Making Environmental Change Real through Art in MyEasternShoreMD

October 8, 2013 - Chestertown, MD

On Wednesday, Oct. 16, art and science collaborate in “Sensing Change: How Art and Science Work to Communicate Environmental Change,” a lecture by historian and scholar Jody Roberts. The event is sponsored by the college’s chapter of the scientific honor society Sigma Xi and the SANDBOX initiative. It will take place at 4:30 p.m. in Litrenta Lecture Hall, Toll Science Center, and is free and open to the public.

Roberts, a Sigma Xi Distinguished Lecturer, comes to Washington College from the Chemical Heritage Foundation in Philadelphia, where he serves as director of the Center for Contemporary History and Policy. In “Sensing Change,” he will discuss his involvement and experience with a current CHF exhibit of the same name.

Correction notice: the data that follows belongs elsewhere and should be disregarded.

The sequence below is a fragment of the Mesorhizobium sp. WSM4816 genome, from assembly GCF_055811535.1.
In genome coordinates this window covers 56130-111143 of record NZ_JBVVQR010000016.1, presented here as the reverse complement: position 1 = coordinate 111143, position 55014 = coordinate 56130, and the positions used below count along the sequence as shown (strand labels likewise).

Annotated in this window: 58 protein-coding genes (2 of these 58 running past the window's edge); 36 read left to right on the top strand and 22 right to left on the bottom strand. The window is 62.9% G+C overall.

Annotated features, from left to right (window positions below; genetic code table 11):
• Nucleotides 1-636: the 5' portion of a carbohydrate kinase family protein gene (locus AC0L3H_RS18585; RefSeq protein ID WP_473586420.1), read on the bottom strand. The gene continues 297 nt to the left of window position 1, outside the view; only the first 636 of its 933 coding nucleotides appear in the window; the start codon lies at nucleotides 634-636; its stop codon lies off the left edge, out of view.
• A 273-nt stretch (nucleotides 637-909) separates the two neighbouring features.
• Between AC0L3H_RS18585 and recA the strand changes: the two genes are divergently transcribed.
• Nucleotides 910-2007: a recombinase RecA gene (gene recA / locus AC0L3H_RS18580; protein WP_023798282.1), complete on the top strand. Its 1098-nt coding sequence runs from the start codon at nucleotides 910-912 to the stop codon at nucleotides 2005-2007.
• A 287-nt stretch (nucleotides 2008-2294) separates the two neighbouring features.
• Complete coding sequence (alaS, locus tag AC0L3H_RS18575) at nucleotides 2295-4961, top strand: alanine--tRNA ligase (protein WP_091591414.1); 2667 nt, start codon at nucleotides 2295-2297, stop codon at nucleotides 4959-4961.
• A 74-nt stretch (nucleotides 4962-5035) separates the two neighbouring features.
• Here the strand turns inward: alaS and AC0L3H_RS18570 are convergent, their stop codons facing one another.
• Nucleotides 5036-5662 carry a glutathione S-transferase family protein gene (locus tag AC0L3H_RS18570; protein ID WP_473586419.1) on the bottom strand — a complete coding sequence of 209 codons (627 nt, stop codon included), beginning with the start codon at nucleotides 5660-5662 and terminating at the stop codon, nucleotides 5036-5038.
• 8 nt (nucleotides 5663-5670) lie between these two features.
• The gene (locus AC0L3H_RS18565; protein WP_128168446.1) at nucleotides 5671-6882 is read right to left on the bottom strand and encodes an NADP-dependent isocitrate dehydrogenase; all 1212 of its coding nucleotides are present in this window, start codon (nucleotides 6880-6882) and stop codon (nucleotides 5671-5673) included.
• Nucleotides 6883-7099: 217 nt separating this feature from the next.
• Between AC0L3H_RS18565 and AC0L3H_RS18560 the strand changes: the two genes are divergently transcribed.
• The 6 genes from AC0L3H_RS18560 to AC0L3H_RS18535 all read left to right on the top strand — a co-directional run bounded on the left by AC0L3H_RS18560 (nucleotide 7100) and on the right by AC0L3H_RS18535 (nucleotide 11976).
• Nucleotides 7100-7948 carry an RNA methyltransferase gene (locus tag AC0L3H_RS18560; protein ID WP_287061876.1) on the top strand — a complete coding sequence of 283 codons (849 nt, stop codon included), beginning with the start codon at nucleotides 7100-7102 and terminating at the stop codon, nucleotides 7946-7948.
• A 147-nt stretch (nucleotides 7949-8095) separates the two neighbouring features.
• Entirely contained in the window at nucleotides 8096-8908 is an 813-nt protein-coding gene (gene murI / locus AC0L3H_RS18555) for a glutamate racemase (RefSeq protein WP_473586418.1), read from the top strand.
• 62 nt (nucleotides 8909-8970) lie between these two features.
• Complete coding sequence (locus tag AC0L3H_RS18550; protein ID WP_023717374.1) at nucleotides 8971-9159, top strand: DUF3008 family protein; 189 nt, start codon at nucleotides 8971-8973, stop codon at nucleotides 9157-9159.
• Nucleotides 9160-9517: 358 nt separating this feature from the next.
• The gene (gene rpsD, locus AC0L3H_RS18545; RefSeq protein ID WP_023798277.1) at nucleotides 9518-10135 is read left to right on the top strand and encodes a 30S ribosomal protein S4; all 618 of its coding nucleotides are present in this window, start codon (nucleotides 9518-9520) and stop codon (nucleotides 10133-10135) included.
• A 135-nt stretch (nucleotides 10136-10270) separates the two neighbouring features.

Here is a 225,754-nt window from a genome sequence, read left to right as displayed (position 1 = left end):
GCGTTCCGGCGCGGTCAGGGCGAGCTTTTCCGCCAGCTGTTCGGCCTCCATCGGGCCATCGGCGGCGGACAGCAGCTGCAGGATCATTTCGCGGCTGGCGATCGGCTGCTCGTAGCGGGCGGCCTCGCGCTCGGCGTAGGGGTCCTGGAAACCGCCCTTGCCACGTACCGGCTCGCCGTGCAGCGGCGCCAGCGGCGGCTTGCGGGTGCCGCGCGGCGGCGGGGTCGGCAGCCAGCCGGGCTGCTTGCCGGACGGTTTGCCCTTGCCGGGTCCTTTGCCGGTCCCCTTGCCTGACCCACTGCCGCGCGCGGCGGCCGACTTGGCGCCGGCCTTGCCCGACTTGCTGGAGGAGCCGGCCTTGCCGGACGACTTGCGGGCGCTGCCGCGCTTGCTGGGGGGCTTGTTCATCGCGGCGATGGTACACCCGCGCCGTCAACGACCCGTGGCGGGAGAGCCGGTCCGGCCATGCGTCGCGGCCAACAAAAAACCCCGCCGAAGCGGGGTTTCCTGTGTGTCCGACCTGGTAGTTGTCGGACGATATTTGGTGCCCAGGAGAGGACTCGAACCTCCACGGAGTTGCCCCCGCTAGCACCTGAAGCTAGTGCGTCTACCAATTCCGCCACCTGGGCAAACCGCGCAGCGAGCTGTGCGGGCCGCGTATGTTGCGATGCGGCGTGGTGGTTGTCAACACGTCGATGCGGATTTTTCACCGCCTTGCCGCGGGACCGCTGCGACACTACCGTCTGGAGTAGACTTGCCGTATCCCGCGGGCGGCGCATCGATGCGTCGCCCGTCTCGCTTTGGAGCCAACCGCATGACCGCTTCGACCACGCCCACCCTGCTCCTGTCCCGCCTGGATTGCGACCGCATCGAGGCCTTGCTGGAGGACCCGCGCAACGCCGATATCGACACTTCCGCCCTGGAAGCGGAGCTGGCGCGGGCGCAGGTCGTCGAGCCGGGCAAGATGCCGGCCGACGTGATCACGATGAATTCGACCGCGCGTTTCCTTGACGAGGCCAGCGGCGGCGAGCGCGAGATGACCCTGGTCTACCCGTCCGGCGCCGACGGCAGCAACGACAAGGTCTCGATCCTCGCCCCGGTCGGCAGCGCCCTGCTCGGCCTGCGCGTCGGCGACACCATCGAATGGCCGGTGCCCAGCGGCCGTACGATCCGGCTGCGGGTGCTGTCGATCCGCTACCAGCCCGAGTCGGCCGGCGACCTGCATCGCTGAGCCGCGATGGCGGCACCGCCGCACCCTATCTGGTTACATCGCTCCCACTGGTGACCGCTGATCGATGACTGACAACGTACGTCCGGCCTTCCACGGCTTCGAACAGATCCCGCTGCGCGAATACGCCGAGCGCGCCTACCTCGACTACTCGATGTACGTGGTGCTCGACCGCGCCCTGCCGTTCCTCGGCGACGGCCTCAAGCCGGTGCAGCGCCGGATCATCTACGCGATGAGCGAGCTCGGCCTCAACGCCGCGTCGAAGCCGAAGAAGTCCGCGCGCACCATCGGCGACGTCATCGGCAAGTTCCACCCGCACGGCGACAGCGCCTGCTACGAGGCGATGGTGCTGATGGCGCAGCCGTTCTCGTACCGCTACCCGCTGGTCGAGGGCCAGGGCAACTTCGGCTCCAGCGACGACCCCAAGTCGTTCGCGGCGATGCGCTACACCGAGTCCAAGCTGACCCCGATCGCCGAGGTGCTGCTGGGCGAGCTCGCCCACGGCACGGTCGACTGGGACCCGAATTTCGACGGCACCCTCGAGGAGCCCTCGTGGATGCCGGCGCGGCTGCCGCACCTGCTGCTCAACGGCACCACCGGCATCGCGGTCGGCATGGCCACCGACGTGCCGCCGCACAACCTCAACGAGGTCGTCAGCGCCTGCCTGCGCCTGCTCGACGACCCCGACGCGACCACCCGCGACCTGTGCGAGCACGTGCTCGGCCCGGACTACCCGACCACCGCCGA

Roberts said art can help people better understand the environmental threat of climate change by making it more visually and personally meaningful. “Through the construction of a physical art exhibition, public art installations, and materials such as artist interviews and oral histories with scientists, we aim to show that a different kind of conversation about topics such as climate change might be possible,” he said.

Announced in spring of 2013, “SANDBOX: The Washington College Program for Creativity and the Environment,” explores our aesthetic relation to the natural world, and examines the social and ecological issues at its core. The program, which is funded by a Mellon Foundation grant, invites faculty members and students from the natural and social sciences to work with those in the arts—music, art, dance and literature—and learn together through creative challenges. SANDBOX also hosts visiting visual or performing artists who come to campus to work with students on creative projects focused on the environment. The first visiting artist, sculptor John Ruppert, is in residence for the fall 2013 semester.

Link to MyEasternShoreMD

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